Included in the Archive’s 76 document files on stainless steel is information on the following: profiles of the stainless- and specialty-steel industry, shipments of stainless and heat-resisting steels, production by countries, the stainless market by product and end use, stainless demand and capacity, world stainless-steel statistics, U.S. companies in the specialty-steel industry, the U.S. outlook for stainless plates, the specialty-steel market in Germany, specialty-steel profits, stainless vs. carbon steel, stainless products manual, high-chromium stainless, stainless-clad steel, stainless fabrication, stainless melting economics, profiles of Allegheny Ludlum Corporation, stainless produced by United States Steel Corporation, U.S. stainless and tool-steel imports, the ferroalloys industry, and the use of stainless steel for cookware, coal handling, condenser and heater tubing, copper leaching, electrical transmission and distribution, forgings, fume incineration, gas scrubbers, ocean exploration and undersea mining, paper-mill pollution controls, water-desalination and waste-treatment plants. The files contain papers and publications relating to stainless steel from AISI, IISI, International Nickel Company, Metal Bulletin, and United States Steel Corporation. U.S. Steel also published Fabrication of U.S.S. Stainless and Heat Resisting Steels, which is contained in the Archive’s book collection.
Analysis: Specialty steels are generally considered to include stainless and heat-resisting steels, tool steels, high-temperature steels and alloys, pressure and mechanical tubing, and refractory, reactive, and electronic metals. The steel industry’s elite product offerings, they contain expensive alloys, are highly labor intensive, difficult and costly to produce, and suited to “special” or critical applications. Usually made and sold in smaller quantities than ordinary carbon steels, and sometimes tailored to meet unique customer requirements, they also command much higher market prices.
Stainless steel is the number-one specialty steel in terms of tonnage production, with an output that is approaching 25 million tons worldwide on a crude-steel basis. In 2003, stainless output increased about 10% to 22.8 million tons, representing 2.4% of the world steel industry’s total crude-steel production of 965 million tons. Asia was the world’s chief stainless-producing region with an output share of 47%, followed by Europe and Africa with a combined 41%, and the Americas with a 12% share.
Because stainless steel is used for a broad range of applications, it is produced with numerous combinations of alloys, primarily chromium and nickel, and is marketed in a wide variety of shapes and surface finishes. Stainless is used primarily for its superior corrosion resistance, particularly at high temperatures, but also affords an attractive surface, toughness at low temperatures, strength, wear resistance, cleanliness, and ease of maintenance, qualities which make it the most widely used specialty steel.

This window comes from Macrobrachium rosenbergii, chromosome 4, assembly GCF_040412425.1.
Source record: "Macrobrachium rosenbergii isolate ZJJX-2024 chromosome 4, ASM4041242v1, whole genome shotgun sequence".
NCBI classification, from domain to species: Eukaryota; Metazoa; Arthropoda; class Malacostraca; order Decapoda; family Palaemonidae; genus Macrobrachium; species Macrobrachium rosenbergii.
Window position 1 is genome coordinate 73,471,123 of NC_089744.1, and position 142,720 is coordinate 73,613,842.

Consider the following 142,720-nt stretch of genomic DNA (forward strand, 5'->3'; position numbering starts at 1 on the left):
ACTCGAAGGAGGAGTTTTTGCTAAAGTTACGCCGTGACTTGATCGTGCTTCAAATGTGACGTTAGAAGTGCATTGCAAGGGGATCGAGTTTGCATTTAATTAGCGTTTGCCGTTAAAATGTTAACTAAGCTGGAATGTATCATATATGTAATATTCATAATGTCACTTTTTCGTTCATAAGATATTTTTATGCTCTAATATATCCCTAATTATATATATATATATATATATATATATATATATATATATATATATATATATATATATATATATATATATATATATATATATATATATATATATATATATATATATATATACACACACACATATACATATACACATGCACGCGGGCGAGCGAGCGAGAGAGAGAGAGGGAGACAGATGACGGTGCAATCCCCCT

Stainless steels derive their corrosion resistance mainly from their chromium content, with the alloys aluminum, copper, molybdenum, nickel, and silicon of more limited usefulness in this regard. The most popular stainless steels are the iron-chromium and iron-chromium-nickel types, which are generally categorized according to their characteristics and alloy contents into three general groups: martensitic, ferritic, and austenitic.
Martensitic stainless (400 and 500 series, hardenable by heat treatment) is usually of the iron-chromium type (Chrome 4-18%, Carbon 0.1-1.2%) and has excellent heat-resisting qualities at temperatures up to 1100F. It provides greater resistance to corrosion than alloy steel, but not as much as the other two types of stainless steel. Because it responds to heat treatment, it can be used to develop a wide range of mechanical properties and to provide strength, hardness, and resistance to abrasion in such items as turbine and machine parts, jet-engine compressor blades, bearings, valve trim, nuts and bolts, surgical instruments, and cutlery, the most common, everyday use of stainless steel.
Ferritic stainless (400 series, not hardenable by heat treatment) is also of the iron-chromium type (Cr 15-27, C 0.12 max), is suited to high-temperature use without scaling, and provides good corrosion and oxidation resistance. Always magnetic, it has acceptable ductility, can be fabricated by the usual methods, and has a surface that can be finished to resemble chrome plating, a desirable feature for automotive trim applications. Stronger than carbon steel, it permits the use of lighter gauges to achieve weight reduction in such applications as automotive exhaust systems (grade 409). It also is used in such items as heat exchangers, furnaces, petrochemical equipment, annealing baskets, nitric-acid tanks, food-handling equipment, and a variety of household appliances.
Austenitic stainless (Cr 16-30, Ni 6-26, C 0.08-0.25), the most widely used type of stainless steel, is mainly of the 300 series iron-chromium-nickel type and also of the 200 series in which manganese replaces all or part of the nickel. Nonmagnetic in its annealed state and not hardenable by heat treatment, it provides maximum corrosion resistance, has excellent ductility, and maintains its structure at low temperatures. It is adaptable to welding, standard fabrication, forming, and severe deep drawing, and in the 300 series, it resists oxidation and has high rupture and creep-strength values. Some of its major uses are in chemical and food-processing equipment, winemaking and other beverage equipment, architectural components, aircraft structurals and cowlings, railroad-car and truck-trailer bodies, nuclear power plants, photographic equipment, jewelry, and cookware.